The images of the city of Barysaw in the 1930s are also interesting for us. /4, 5/ Belarusian art of the 1920s-1930s is not widely represented. But the works created during this period are also worthy of attention as ethnographic material, since many artists at that time were participants in the local history movement and took part in various expeditions during which they made sketches. We have little biographical information about Mendel Gorshman. But the dates on the drawings made from nature indicate that the artist visited his native places, and perhaps we still have a chance to find relatives, neighbors or someone who knew his family in Barysaw and will be able to tell us something about where Gorshman’s “dancing” drawings were made and who was pictured in them.

Pay attention to the portrait of Gorshman’s wife, a Yiddish writer. /6/ 

Shira is also a Litvak (Lithuanian Jew), like Mendel. She was born in Kaunas and met Mendel in the early 1930s in Birobidzhan. And it is to her that an interesting piece of the story belongs, where the essence of the Jewish dance is very subtly and aptly described. Shira tells an almost autobiographical story about Hanke who returned to her parents’ family during the Soviet occupation on the eve of the Second World War, was rejected by her relatives, and especially by her mother, because of the departure of the “prodigal daughter” from traditions. The family is experiencing difficult emotions that cannot be expressed in words. The situation is tense. And instead of words, Hanke’s uncle starts dancing to his own singing and calls his sister, Hanke’s mother, and the others to join him in dance in the center of the room. And this dance is at the same time a forgiveness, a blessing, and an inexpressible joy. The short novel is called “Unspoken Hearts.” (In Found Treasures: Stories by Yiddish Women Writers, edited by Frieda Forman et al. Toronto: 1994.)

The Shtetlfest project is very grateful to Alena Lyashkevich, Paveil Hanchar, Valery Yermakovych and Alyaksey Ivanou for their help in working with the ethnographic material: to Zev Feldman for his expertise on Gorshman’s “dance” drawings; and to the P.M. Dogadin Astrakhan Art Gallery (Russia) and the National Art Museum (Belarus) for their cooperation.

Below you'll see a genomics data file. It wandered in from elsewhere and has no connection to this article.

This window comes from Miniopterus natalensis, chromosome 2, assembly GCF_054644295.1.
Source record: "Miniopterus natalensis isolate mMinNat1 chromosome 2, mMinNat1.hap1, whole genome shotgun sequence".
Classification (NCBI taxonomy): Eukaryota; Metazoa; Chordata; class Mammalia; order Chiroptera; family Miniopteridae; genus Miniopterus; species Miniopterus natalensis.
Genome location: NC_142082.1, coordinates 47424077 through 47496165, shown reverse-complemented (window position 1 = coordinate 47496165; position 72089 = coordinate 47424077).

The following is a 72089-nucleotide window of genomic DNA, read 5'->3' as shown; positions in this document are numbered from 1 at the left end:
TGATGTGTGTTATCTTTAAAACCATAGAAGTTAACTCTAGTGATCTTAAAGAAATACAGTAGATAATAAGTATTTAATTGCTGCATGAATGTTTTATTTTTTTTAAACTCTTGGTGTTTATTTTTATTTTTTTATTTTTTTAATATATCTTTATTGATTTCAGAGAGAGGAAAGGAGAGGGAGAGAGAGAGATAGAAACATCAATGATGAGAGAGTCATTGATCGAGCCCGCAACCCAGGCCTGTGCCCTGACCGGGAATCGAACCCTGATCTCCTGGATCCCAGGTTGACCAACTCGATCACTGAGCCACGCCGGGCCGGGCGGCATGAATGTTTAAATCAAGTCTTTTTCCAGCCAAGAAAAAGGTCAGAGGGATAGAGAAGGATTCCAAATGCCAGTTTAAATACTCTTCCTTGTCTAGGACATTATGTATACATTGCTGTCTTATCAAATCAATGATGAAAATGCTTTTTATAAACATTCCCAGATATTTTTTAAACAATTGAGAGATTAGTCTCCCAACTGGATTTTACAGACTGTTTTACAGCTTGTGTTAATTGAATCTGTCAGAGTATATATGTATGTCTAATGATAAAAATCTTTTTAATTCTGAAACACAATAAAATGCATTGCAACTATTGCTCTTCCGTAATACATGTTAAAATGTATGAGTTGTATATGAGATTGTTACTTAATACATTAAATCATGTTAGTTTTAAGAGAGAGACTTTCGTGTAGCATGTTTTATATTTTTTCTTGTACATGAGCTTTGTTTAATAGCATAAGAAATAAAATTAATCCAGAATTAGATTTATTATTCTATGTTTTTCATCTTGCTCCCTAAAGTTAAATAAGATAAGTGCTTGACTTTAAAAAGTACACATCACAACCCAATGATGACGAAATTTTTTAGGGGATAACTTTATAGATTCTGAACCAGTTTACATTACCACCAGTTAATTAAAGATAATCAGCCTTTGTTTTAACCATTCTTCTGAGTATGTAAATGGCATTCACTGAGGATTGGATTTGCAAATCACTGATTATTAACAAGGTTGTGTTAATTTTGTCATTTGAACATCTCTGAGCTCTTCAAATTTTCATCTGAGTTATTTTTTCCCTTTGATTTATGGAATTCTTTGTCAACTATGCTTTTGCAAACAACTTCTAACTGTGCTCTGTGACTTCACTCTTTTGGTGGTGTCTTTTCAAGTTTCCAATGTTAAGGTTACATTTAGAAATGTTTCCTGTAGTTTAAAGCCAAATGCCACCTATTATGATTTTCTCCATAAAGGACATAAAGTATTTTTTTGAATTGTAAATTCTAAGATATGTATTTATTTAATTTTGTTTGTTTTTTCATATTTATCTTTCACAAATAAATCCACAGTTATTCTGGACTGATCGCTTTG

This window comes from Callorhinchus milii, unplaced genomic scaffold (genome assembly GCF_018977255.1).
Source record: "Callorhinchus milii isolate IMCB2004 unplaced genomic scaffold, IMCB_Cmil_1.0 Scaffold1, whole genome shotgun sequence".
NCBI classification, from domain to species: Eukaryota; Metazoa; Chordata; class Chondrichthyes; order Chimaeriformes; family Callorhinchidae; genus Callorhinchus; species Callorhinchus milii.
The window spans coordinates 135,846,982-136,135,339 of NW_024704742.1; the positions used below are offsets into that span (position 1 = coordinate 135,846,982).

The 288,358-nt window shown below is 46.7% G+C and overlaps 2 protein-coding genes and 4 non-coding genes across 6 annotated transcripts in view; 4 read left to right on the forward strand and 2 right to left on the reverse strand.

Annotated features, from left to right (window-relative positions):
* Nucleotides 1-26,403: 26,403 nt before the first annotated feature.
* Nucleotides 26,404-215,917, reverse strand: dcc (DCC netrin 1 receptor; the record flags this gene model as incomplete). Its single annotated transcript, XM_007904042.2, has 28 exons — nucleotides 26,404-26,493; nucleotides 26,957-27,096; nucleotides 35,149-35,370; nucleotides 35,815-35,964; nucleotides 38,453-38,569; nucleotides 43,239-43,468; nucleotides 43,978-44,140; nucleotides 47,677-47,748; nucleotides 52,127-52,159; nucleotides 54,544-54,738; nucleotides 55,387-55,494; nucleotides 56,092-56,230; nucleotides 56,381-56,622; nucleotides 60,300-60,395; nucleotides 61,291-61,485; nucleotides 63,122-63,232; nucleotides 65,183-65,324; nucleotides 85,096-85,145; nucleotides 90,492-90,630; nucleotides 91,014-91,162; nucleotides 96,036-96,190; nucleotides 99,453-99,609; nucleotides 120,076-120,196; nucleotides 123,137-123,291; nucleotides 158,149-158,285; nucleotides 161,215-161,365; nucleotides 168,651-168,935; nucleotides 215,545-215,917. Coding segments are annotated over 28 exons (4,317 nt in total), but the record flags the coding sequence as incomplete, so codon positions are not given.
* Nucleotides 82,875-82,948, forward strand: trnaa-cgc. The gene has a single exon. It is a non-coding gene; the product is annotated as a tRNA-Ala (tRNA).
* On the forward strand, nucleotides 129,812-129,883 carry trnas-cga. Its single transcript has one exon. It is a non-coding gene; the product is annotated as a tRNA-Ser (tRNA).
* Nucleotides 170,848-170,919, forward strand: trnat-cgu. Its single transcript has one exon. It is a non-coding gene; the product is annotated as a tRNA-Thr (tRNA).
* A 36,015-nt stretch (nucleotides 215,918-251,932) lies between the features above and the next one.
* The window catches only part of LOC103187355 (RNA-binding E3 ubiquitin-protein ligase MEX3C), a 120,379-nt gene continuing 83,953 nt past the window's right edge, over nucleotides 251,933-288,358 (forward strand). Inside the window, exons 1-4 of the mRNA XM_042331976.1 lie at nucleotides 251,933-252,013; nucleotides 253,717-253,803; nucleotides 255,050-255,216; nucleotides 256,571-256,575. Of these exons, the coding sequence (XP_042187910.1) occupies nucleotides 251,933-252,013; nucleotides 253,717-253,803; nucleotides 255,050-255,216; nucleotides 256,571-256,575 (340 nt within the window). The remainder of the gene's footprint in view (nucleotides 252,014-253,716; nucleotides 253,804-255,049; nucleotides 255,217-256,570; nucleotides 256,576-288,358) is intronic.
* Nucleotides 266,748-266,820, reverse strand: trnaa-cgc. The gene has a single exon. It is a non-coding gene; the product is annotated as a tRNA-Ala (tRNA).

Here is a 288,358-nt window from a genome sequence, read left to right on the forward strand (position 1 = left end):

*Some dates of Mendel Gorshman’s life and work:

November 2, 1902 – the artist was born in Nova-Barysaw (Belarus), died on January 2, 1972 in Moscow (Russia).

1920-1921 – received his first professional knowledge in Kostroma (Russia), where he studied painting, drawing and wood block printing in the Free Art Workshops.

1925 – the first exhibitions, sources say that they took place in Belarus.

1926-1928 – traveled to Belarus and made a graduation project of “The Town” color lithographs.

1931 – during a trip to Birobidzhan, he met his future wife, Shira Gorshman, who was not yet a writer, but a lonely widow with three children.

1966 and 1977 – only two personal exhibitions. Both took place in Moscow, the last one after the artist’s death.

2020 – the artist’s works were included in the Album of Ethnographic Drawings “Paradise and Pain in the Song Land… Belarus through the eyes of artists of the 1920s and 1930s”. (Compiled by Natalya Martynava, ed. Minsk: Belarusian Encyclopedia named after Petrus Brovka, 2020)  

** About the artist’s wife, Yiddish writer Shira Gorshman

***About the popularization of folk traditions and how the Jewish dance became a meme:

part 1, part 2

****About scientific studies of Yiddish dance and klezmer music: book and workshops